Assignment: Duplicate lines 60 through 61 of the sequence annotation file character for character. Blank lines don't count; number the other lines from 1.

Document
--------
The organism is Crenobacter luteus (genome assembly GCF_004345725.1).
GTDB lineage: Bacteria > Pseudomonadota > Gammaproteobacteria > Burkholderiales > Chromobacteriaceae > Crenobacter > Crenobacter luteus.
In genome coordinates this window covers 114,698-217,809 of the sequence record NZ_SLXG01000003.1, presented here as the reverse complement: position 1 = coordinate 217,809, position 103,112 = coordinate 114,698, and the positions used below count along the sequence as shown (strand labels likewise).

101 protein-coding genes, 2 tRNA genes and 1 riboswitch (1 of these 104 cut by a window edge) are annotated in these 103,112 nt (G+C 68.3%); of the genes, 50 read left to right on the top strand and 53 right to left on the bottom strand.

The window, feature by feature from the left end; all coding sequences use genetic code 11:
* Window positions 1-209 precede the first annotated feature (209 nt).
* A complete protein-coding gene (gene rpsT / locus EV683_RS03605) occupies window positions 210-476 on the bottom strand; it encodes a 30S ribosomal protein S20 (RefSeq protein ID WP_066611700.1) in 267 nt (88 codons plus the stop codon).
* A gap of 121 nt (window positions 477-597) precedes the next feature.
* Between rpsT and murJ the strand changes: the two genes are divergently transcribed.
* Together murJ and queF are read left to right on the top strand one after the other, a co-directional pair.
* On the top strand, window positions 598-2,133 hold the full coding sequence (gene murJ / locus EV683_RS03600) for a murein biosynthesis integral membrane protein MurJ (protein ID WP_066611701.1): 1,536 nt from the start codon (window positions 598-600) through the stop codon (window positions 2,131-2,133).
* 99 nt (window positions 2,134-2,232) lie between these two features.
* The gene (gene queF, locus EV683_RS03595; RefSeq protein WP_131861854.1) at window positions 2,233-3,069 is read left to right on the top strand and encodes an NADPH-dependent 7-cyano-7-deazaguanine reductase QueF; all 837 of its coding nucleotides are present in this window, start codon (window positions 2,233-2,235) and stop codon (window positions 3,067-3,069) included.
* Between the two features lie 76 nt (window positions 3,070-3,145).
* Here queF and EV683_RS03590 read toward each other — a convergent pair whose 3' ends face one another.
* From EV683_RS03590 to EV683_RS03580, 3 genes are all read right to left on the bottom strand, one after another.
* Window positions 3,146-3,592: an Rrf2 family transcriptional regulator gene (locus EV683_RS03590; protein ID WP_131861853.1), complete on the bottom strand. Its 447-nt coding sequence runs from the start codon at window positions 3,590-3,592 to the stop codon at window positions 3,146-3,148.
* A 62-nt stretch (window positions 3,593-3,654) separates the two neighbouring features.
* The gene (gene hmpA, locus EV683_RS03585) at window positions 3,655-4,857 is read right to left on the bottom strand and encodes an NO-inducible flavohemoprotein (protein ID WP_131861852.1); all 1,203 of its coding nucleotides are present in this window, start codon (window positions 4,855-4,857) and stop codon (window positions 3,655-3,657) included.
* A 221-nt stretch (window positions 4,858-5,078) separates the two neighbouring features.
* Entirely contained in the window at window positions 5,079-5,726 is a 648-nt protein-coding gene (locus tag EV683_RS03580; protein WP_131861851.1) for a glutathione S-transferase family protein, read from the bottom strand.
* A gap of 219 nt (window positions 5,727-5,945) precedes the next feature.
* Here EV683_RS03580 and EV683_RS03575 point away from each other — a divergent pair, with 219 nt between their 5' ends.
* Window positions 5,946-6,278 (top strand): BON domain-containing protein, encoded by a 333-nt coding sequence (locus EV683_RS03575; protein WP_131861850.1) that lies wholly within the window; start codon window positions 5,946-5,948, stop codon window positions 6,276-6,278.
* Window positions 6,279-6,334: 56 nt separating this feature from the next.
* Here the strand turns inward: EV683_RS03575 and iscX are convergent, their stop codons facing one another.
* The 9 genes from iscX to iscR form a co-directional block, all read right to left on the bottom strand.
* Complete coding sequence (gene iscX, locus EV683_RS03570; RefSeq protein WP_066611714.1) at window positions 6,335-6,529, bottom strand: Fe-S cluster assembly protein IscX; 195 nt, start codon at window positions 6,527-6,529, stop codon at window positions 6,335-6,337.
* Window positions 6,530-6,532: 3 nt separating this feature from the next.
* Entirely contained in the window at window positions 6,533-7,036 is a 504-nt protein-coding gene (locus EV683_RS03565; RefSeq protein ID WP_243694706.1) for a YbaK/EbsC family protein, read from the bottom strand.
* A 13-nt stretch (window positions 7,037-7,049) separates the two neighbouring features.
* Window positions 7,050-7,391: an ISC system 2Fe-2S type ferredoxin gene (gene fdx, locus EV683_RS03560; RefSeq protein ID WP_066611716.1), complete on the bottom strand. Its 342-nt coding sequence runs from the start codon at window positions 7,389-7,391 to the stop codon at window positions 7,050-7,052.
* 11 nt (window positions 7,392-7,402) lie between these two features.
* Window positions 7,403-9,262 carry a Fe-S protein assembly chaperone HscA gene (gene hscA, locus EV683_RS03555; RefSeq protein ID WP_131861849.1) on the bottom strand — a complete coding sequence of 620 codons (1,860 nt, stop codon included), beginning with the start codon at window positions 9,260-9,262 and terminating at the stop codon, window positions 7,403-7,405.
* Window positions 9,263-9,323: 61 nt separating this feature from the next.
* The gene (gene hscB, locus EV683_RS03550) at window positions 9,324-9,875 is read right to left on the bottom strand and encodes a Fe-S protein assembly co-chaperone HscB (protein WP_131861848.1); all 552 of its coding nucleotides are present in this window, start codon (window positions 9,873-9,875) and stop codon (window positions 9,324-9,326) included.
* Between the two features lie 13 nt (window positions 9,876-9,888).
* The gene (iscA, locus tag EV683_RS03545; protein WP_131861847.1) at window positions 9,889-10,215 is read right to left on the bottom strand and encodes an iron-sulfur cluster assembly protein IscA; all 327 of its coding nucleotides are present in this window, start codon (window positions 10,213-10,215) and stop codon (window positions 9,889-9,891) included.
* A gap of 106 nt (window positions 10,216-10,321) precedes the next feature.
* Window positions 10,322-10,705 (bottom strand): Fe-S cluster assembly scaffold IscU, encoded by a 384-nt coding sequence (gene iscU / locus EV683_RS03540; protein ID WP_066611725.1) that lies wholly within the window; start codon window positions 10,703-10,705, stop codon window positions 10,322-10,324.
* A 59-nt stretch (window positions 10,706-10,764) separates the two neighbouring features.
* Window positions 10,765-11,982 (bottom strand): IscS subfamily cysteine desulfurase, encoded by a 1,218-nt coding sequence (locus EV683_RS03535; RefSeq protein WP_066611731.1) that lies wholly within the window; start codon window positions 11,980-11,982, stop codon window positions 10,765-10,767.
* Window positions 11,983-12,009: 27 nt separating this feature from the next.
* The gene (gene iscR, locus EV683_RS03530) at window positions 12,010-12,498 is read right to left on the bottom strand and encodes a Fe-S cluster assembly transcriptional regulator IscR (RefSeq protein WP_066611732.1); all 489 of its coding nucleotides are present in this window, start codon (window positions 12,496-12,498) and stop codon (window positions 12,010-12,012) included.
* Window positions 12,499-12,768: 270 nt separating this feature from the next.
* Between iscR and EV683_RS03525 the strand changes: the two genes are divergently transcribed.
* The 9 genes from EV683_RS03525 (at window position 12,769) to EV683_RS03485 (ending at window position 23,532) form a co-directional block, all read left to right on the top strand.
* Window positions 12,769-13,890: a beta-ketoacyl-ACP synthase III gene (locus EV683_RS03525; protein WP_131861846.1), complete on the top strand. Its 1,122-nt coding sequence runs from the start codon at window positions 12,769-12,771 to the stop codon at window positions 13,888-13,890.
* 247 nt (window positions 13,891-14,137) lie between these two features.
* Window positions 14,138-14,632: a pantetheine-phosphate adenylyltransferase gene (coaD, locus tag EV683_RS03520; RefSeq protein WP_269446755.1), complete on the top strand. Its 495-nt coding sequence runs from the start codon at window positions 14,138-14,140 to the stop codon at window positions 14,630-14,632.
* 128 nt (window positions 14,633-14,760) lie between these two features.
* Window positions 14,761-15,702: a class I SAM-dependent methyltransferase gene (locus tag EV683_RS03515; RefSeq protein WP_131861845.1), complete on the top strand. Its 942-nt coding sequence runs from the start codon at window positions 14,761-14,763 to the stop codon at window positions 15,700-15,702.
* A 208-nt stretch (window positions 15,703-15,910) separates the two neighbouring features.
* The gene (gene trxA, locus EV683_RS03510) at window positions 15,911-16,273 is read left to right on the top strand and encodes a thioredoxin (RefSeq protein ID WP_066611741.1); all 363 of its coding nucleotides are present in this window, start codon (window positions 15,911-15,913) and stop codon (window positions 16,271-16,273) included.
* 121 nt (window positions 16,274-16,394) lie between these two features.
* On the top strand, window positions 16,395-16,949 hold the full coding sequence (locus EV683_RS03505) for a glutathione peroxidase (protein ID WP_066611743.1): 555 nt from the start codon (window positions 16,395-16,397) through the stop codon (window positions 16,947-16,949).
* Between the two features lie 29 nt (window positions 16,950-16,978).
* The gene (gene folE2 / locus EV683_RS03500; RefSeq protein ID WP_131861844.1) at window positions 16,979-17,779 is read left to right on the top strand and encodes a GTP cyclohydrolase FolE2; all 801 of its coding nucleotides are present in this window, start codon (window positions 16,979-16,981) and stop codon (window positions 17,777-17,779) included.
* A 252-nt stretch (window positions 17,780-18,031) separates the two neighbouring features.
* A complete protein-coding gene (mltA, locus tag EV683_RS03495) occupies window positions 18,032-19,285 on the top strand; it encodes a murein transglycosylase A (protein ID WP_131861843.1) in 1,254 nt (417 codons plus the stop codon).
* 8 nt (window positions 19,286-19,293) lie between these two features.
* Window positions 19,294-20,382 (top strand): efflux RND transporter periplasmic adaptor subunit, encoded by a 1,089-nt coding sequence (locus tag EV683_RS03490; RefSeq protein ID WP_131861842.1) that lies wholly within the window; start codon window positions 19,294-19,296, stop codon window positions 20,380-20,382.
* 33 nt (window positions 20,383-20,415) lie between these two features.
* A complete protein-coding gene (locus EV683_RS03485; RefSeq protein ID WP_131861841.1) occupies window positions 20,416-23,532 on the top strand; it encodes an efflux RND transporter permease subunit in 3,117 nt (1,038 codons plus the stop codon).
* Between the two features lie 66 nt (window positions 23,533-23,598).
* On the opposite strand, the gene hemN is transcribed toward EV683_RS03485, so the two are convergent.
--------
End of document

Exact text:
* A complete protein-coding gene (mltA, locus tag EV683_RS03495) occupies window positions 18,032-19,285 on the top strand; it encodes a murein transglycosylase A (protein ID WP_131861843.1) in 1,254 nt (417 codons plus the stop codon).
* 8 nt (window positions 19,286-19,293) lie between these two features.